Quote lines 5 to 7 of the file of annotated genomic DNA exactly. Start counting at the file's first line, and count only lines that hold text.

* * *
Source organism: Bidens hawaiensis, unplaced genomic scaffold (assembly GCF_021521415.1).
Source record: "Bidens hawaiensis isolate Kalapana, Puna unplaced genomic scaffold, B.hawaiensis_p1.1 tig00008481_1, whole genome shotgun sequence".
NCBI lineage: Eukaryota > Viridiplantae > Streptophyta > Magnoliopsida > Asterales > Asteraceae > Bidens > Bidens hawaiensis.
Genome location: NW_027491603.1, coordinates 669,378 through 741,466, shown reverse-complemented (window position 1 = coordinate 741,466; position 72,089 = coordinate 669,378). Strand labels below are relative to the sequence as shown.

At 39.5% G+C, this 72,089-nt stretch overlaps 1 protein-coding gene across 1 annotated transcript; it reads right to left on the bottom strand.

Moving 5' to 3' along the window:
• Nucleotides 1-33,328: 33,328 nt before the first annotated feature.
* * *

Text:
At 39.5% G+C, this 72,089-nt stretch overlaps 1 protein-coding gene across 1 annotated transcript; it reads right to left on the bottom strand.

Moving 5' to 3' along the window:
• Nucleotides 1-33,328: 33,328 nt before the first annotated feature.